‘Military plan for Pagan will endanger native species’


A whole range of the terrestrial snail species, the Partula gibba, lies in the Marianas between Guam and Pagan, and is among the many biological resources native to Pagan that are threatened by the proposed military plan for the region, according to Dr. Michael Hadfield, who was part of a U.S. Fish & Wildlife survey on Pagan in 2010.

“The biological resource was rich [on Pagan]. It is important to the people of the Marianas just for its own value so that their children, and children’s children down the line can see what nature looks like unaltered. The fact then that the military practices will destroy that is unquestionable,” he said.

Hadfield, who is known as an authority in his field, spoke with Saipan Tribune of his personal discovery of Pagan and the possible effects of the proposed military buildup there.

“[In 2010], you could imagine how ignorant I was at that point. I simply started learning as much about the history of Pagan island, the geology of Pagan island, the human history of Pagan island, the biology,” he said.

His research team was the first of the teams on Pagan in May 2010 who were also doing research on birds, insect, and vegetation.

“When I landed the camps weren’t there, there were just mounds with blue tarp over them and a lot of barrels of aviation gas, so I helped set up the camp,” he said.

During his 13 nights on Pagan, Hadfield relied on decades-old notes left by Dr. Yoshio Kondo, who did snail research on Pagan after the war in 1949, as well as vegetation maps he put together from aerial photos provide by U.S. Fish and Wildlife for select areas to travel to.

He was able to get close to areas where Kondo found the snails but noted how clearly what Kondo left in his notes had changed due to wild cattle on Pagan.

“The understory in those areas are just gone, there is no bushes, there is very little grass, and that’s where the snails would have been. We looked in all the areas that Kundo had gone,” Hadfield.

His team looked up the north side of Pagan, the west side, through the middle, and through miles of coconuts trees for the tree snails, and was finally was able to get a helicopter to lift them into Pagan’s caldera, a volcanic crater in the southern part of the island, where Kundo had climbed before.

They found the snails there. According to Hadfield, along the volcano’s rim is a fair amount of native forests where the snails were found in four different spots and were “quite abundant.”

“That’s really the treasure of the treasure,” he said. “But quite abundant means hundreds, not thousands.”

More than 200 snails were found, according to his report to Fish and Wildlife.

The report also noted that forest that had been reported to have had Partula gibba are now without them.

Preliminary genetic analysis also indicated that the populations of Partula gibba on Pagan are significantly diverse from those in Guam. Also, the genetic distances between Partula gibba on Saipan, Sarigan, and Pagan are as great, or greater, than those typically observed between separate species in many animal taxa.

Research would be conducted to determine whether these snails should be considered variants, subspecies or even separate species.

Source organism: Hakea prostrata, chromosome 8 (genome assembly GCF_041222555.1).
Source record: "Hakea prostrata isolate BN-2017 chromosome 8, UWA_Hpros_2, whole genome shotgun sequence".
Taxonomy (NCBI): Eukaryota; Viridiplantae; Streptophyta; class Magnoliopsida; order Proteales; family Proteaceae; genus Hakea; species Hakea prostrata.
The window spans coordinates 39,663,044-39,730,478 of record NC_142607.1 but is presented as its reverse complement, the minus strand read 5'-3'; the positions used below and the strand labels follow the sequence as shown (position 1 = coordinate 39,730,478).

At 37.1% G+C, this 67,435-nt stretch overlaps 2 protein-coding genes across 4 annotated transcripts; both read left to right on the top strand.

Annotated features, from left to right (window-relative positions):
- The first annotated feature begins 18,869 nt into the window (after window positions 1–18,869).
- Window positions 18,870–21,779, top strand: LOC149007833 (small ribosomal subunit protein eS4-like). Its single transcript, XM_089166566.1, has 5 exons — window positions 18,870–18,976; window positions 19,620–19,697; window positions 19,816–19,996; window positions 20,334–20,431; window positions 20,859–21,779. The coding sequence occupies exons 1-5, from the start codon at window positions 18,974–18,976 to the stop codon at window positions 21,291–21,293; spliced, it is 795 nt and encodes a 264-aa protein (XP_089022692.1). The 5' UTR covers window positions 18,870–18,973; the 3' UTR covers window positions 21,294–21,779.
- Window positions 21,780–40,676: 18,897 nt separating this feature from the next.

“If they were people we’d call them races,” Hadfield quipped.

Because the snail population is small, unique, and genetically diverse, Hadfiled recommends that they deserve protection.

“The whole range of that species now is about a mile across,” he said of Pagan’s unique snails.

He said the reports to Fish and Wildlife showed that more than half of the insect species found were endemic to the Marianas islands, and that plants and bird show similar results.

“We were really blown away by the birds. I’ve been all over the world, and I’ve been in Asia, Africa, Europe, India, and Pagan is the only island I have been to where all the birds are native [to the region],” he said.

‘Destruction on the way’

Hadfield, who lives in Hawaii, said he has “fought the military for years,” especially over O’ahu’s Makua Valley where live-fire military training has been conducted.

The valley is packed with deep grass higher than his head and dries out in the late summer, according to Hadfield, and holds some endangered species.

“They keep firing and it catches fire and burns, so this burning grass of course takes the forest away, but in that valley there are some endangered tree snails, birds, and some endangered plants. We fought the military there for years because every year they would start more fires, more of the forests would disappear,” he said.

He cited the Bikini Atoll, Kaho’olawe, Enewetok, Vieques, and Diego Garcia as examples of islands devastated by military use.

Hadfield does not believe the military will confine its activities to the northern part of Pagan, as they claim, with a fence running the middle part of the island, away from the hard sought snails he found on the southern end.

“I have no confidence that it will remain just that,” he said, claiming that the wording of their intent allows for the taking of the entire island for live-fire training.

“What’s important here is that these snails are unique to the Marianas Islands, and if people say, ‘So what, what about snails, what about trees, so what about lizards?’ we start knocking off nature and then where do you stop? My own feeling, of course, is that it all has value, it just has value, its natural value,” he said.

More details on the proposed live-fire training in the Marianas can be found at cnmijointmilitarytrainingeis.com/documents. Hadfield’s Save Pagan initiative can be found savepaganisland.org.

Dennis B. Chan | Reporter
Dennis Chan covers education, environment, utilities, and air and seaport issues in the CNMI. He graduated with a degree in English Literature from the University of Guam. Contact him at dennis_chan@saipantribune.com.

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